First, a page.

• Goal #1 Include more voices – with access to digitizing collections, Oregon heritage organizations can make available online stories from previously excluded or marginalized voices. For example, The Densho Digital Repository includes a wealth of collections documenting the Japanese-American experience, with a focus on World War II-era incarceration. It also includes collections from Densho’s partner institution in Oregon, the Japanese American Museum of Oregon, and the Frank C. Hirahara Collection, which documents Portland’s Japanese community from 1948-1954. Another example is Multnomah Library’s Our Story Collection featuring the African-American experience in Oregon.
  • Goal #2 Increase access to heritage – Not only does inclusion of archives in Northwest Digital Heritage mean more access by those statewide, but by having these archives included in a DPLA service hub, they take Oregon stories out to a wider national audience.
  • Goal #3 Promote the value of heritage – by having these materials available online, heritage organizations can use this availability of online resources to communicate the value of heritage to their community and to decision makers.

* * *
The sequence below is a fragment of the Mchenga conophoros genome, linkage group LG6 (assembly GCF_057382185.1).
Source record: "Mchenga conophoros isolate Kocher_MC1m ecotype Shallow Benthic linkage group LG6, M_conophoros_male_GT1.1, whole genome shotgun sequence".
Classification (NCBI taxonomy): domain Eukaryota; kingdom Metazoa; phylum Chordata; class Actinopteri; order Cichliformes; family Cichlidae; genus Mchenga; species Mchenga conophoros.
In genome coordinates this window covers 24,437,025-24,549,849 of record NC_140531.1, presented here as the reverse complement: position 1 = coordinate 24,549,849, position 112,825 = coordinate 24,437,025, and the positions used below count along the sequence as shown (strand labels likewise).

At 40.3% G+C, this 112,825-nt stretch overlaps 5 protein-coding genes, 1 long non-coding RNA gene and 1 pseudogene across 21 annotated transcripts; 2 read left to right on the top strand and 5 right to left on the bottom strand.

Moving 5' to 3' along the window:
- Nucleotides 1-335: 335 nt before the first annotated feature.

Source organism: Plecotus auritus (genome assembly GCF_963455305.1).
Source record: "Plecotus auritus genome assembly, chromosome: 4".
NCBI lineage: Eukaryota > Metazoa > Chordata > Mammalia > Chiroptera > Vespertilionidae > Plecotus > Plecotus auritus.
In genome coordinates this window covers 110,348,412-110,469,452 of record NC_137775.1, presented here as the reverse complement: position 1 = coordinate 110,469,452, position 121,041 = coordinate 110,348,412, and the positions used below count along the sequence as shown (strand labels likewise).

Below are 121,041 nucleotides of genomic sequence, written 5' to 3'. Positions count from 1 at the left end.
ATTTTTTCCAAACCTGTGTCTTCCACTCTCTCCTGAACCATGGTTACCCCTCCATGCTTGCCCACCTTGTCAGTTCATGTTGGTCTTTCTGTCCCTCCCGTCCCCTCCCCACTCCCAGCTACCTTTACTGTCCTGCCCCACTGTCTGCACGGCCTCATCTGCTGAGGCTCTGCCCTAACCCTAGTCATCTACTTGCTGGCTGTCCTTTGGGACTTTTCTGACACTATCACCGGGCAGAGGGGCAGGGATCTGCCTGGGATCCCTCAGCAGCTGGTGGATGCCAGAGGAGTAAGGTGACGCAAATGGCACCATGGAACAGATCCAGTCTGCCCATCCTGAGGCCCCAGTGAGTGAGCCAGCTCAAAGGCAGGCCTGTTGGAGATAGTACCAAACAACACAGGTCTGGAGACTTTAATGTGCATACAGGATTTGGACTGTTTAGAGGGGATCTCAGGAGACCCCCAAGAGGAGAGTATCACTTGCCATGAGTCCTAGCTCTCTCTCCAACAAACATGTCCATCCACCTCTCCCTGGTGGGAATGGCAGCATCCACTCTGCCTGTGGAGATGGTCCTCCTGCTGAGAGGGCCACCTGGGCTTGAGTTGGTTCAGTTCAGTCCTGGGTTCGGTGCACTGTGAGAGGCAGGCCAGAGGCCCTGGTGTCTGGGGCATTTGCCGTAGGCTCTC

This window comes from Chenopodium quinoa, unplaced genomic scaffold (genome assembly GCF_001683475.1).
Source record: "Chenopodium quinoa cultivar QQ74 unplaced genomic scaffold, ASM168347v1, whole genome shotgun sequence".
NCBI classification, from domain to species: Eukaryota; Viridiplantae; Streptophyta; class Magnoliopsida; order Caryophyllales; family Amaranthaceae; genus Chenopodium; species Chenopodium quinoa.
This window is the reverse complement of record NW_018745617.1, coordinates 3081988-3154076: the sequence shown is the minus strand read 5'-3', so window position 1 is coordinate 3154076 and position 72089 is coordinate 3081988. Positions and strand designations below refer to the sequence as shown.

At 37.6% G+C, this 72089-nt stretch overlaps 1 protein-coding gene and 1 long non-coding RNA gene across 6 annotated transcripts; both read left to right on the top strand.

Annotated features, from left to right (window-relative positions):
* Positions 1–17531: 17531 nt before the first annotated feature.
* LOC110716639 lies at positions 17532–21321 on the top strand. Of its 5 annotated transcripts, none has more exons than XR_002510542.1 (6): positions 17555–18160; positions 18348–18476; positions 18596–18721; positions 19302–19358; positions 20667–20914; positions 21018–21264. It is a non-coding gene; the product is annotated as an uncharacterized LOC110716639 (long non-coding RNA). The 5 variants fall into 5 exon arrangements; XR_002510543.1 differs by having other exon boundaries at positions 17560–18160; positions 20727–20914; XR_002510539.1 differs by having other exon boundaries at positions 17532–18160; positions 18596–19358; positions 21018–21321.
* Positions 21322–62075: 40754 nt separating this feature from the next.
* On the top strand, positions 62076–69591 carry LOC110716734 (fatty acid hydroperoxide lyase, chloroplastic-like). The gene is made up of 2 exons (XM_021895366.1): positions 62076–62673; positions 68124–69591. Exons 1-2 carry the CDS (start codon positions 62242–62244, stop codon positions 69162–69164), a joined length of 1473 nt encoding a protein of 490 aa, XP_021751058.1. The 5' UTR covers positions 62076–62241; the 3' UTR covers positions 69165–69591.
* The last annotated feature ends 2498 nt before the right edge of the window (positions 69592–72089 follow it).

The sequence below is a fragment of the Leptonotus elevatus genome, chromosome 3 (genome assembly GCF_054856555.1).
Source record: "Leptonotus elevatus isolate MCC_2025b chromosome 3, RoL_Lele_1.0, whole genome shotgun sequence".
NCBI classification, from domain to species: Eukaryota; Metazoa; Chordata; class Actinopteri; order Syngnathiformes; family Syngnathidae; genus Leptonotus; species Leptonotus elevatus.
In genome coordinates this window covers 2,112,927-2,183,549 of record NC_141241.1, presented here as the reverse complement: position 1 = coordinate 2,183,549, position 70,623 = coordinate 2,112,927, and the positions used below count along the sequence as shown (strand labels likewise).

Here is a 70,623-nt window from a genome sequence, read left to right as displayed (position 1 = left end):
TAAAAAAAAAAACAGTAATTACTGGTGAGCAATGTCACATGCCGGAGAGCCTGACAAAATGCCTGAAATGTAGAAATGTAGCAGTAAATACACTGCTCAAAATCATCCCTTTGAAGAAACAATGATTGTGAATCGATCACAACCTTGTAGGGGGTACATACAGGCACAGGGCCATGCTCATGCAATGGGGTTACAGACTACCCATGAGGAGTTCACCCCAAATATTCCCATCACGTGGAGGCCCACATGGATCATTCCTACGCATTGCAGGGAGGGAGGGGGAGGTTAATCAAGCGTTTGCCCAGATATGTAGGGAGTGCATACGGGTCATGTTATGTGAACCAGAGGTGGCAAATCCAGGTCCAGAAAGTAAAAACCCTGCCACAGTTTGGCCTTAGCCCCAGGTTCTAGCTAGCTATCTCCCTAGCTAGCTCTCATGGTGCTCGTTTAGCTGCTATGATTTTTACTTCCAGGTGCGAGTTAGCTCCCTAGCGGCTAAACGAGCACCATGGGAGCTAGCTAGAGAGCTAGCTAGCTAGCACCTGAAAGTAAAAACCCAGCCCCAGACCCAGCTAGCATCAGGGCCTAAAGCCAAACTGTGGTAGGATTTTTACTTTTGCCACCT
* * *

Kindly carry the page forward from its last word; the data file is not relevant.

• Goal #4 Pursue best practices – With digitization being a primary method of preservation, this project aims to help organizations define processes and procedures that accomplish this to a certain standard in order to ensure proper preservation. 

“Finding a pathway to digitizing the archives and collections of Oregon’s small heritage organizations has been a long time effort of the Commission,” says Katie Henry, coordinator of the Oregon Heritage Commission. “The State Library of Oregon has been a critical partner in these conversations since the Northwest Digital Collections Summit in 2015 and this partnership is further strengthened with the addition of the Washington State Library. We look forward to getting the important collections of Oregon’s heritage organizations online, accessible, and preserved.”

Whether an organization has robust digital collections available online or it is starting from scratch, Northwest Digital Heritage invites any Oregon or Washington-based museum, public library, tribe, or organization with cultural heritage materials to contact us about potential participation.

The Heritage Commission is comprised of nine people representing Oregon’s heritage and geographical diversity who have been appointed by the Governor. There are nine advisory representatives from state agencies and statewide organizations. The mission of the Oregon Heritage Commission is to secure, sustain, and enhance Oregon’s heritage by ensuring coordination of heritage initiatives by public and private organizations; advocacy on its behalf; education of the public about its extent and value; and promotion and celebration of its diversity. For more information visit www.oregonheritage.org or contact coordinator Katie Henry at (503) 877-8834 or katie.henry@oregon.gov.